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Nearly a dozen states as of late January had introduced legislation to expand or enhance workers compensation benefits for employees who suffer mental injuries by presuming they are suffered in the course of work.
“The trend will continue,” said Brian Allen, Salt Lake City-based vice president of government affairs, pharmacy solutions, for Mitchell International Inc., a subsidiary of Enlyte Group.
Most of the bills apply only to first responders and propose changes to coverage for post-traumatic stress disorder, yet three separate bills filed last month in Virginia would expand the definition of mental injury beyond PTSD to include anxiety and depression for first responders. Two bills introduced in Connecticut would expand PTSD presumption to all workers who witness a “qualifying event” such as a death. A similar bill last year failed to gain traction.
Connecticut and Virginia also last month introduced bills that would expand the definition of first responders to include dispatchers. Connecticut lawmakers are also considering separate bills that would add several classes of workers to its PTSD presumption, including volunteers, police technicians, dive teams, K-9 search and rescue personnel, and video technicians who review and process police body camera footage.
Last year saw a similar surge in legislation aimed at making it easier to claim comp for mental injuries, with mixed results suggesting a slowing down of successful bills. In 2022, only three states enacted changes after more than 60 bills were introduced, according to two separate analyses by the National Council on Compensation Insurance. Optum Workers’ Comp and Auto No-Fault in 2021 published findings that over half of states had made changes to mental injury coverage in workers compensation since 2018.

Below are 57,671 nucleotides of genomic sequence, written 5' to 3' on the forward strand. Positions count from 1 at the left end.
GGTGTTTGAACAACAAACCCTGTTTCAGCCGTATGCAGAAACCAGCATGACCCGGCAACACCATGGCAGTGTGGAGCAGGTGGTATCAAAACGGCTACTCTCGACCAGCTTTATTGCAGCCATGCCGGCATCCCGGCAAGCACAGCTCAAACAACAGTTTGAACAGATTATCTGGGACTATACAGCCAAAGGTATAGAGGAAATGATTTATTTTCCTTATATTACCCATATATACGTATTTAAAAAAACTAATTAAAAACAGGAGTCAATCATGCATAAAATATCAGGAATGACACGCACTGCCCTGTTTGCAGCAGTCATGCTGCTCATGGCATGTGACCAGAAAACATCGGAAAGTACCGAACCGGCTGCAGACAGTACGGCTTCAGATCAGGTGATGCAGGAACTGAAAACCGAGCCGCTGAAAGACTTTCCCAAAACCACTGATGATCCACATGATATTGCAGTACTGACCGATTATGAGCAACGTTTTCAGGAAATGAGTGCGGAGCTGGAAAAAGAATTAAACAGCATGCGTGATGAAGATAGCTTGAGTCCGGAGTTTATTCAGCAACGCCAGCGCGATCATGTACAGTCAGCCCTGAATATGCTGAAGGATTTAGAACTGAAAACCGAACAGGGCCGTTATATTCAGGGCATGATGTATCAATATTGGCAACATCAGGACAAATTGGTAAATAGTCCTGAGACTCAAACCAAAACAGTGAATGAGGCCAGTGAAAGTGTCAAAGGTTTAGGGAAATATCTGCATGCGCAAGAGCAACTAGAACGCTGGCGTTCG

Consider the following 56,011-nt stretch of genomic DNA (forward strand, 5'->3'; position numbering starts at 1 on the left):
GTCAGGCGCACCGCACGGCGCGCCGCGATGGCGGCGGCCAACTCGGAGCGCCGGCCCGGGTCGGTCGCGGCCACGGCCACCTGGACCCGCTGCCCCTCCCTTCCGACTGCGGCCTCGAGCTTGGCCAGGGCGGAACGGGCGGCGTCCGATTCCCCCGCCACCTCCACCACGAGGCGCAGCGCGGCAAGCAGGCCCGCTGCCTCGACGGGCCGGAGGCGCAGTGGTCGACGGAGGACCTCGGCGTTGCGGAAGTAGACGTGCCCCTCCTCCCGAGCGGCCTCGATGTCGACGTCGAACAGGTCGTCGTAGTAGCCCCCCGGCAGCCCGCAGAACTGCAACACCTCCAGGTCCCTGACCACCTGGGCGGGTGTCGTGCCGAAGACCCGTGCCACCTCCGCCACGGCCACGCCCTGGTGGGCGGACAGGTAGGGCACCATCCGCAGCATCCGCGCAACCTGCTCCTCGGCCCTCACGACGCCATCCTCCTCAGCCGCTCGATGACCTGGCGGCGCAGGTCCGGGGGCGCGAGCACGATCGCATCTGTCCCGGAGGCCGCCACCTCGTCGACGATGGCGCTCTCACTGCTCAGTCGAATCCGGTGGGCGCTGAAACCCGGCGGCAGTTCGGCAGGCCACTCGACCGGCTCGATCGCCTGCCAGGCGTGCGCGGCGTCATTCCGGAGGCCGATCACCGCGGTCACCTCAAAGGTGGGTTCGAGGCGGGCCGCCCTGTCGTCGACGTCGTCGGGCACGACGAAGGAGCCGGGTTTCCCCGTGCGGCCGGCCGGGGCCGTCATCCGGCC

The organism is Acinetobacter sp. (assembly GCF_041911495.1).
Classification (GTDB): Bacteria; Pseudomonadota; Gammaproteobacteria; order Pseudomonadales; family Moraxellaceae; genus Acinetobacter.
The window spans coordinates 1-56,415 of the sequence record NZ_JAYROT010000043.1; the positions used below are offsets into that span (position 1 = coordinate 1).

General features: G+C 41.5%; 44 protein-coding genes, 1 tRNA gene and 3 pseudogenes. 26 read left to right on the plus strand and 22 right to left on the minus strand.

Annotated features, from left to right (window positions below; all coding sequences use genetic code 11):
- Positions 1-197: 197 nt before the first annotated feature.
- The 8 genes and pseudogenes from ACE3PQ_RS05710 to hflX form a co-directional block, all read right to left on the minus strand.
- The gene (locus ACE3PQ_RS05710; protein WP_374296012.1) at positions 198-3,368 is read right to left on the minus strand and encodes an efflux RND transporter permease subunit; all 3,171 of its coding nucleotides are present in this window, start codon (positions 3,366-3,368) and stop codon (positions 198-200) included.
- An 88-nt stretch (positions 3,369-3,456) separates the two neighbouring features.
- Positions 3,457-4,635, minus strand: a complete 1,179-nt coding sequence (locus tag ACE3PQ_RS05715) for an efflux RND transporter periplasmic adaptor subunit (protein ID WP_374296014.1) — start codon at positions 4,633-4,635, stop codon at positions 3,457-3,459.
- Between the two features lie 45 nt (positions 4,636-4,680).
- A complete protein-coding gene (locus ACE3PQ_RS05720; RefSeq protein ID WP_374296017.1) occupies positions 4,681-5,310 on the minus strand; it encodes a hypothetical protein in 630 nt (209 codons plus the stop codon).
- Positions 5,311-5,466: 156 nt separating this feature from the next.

Among the concerns of those who oppose such legislation are unknown costs.
Bruce Spidell, NCCI’s assistant actuary, said data on PTSD presumption claims is “scarce” and that each state’s presumption parameters are different, making it challenging to predict claim activity. “Every single (law) is different and there’s just not really a benchmark,” he said. “We just don’t know how much this is going to cost.”
Police and fire departments are typically self-insured, adding to the difficulty in gathering data on costs, he said.
The issue hit a roadblock for that reason in 2022 as California lawmakers aimed to expand a 2020 PTSD presumption law — set to expire in 2025 — to include dispatchers and several other classes of emergency response personnel.
California Gov. Gavin Newsom, in a Sept. 29, 2022, letter to legislators on why he would not sign such a bill, said that “expanding coverage of the PTSD injury presumption to significant classes of employees before any studies have been conducted on the existing class for whom the presumption is temporarily in place could set a dangerous precedent that has the potential to destabilize the workers compensation system going forward, as stakeholders push for similarly unsubstantiated presumptions.”
Mr. Allen said the uncertainty surrounding cost is the top issue. “You always try to look to figure out if we make this policy change, what is it going to look like five years from now, 10 years from now. What’s the upside? What’s the downside?”
The way many current laws are written, most first responders would qualify for coverage if they are diagnosed with PTSD, he said.
“Potential for abuse” is another issue, Mr. Allen said, referring to the possibility of PTSD claims being filed by those who are already retiring, resulting in higher benefits.